Board members who are aware of this new ability to conduct elections by acclamation may be very enthusiastic to save money on unnecessary elections and might assume that management and/or the inspectors of elections will comply with all requirements to enable the board to approve nominees by acclamation. Likewise, management might assume that the board would prefer to save money on the cost of mailing notices by individual delivery – costs that may turn out to have been unnecessary if more candidates than open board positions emerge.

It’s important for the board and management to communicate their expectations long before the next annual meeting (ideally at least six months before the next annual meeting) to avoid any misunderstandings. Be prepared to discuss the association’s cost and method of providing individual notices and general notices to the members, the cost of printing and mailing ballots, the availability of various professional inspectors of elections on the date of the annual meeting, the termination provisions in the contracts proposed by those inspectors of elections, the fees charged by management to attend board meetings and annual meetings, and the likelihood of finding more nominees than seats available on the board.

The following table may provide a helpful guide for those discussions:

Procedure Acclamation Election by Ballot Comparison
Notice of Nomination Procedures and possibility of election by acclamation – 90-days before deadline for nominations.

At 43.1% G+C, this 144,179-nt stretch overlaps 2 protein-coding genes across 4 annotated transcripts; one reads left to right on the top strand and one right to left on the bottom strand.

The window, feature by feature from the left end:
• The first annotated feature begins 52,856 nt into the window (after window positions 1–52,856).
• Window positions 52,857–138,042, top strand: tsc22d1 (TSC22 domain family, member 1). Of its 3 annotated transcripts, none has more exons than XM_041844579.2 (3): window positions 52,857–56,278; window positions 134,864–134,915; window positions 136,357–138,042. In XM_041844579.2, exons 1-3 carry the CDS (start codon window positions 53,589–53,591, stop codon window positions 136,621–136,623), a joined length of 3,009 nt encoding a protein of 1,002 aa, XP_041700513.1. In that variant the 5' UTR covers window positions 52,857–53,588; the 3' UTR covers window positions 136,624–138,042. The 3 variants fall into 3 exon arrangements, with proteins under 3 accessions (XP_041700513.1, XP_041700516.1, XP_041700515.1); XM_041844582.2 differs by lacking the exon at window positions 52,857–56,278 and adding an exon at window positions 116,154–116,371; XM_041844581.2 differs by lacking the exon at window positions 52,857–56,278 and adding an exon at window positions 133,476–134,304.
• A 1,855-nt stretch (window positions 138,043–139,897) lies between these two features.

– Individual delivery required

– 30 days before deadline for nominations

– General delivery is acceptable

Acclamation requires a longer nomination period and may require more postage
Nomination and possibility of election by acclamation reminder notice – 7-30 days before deadline for nominations

– Individual delivery

Not required

 

Acclamation requires an additional notice, which may require more postage
Board meeting to approve by acclamation Open board meeting required No board meeting required. An additional board meeting may be required to approve nominees by acclamation.
Inspector of Elections Not needed since no ballots will be counted Must be selected at least 60 days before election. It’s prudent to select an inspector of elections before the deadline for nominations.  But, if the association cannot terminate its contract with a professional inspector of elections, it may have to pay for services that are unnecessary.
Ballot delivery Not necessarily required Must be mailed or delivered to all members Acclamation could save the cost of printing and mailing ballots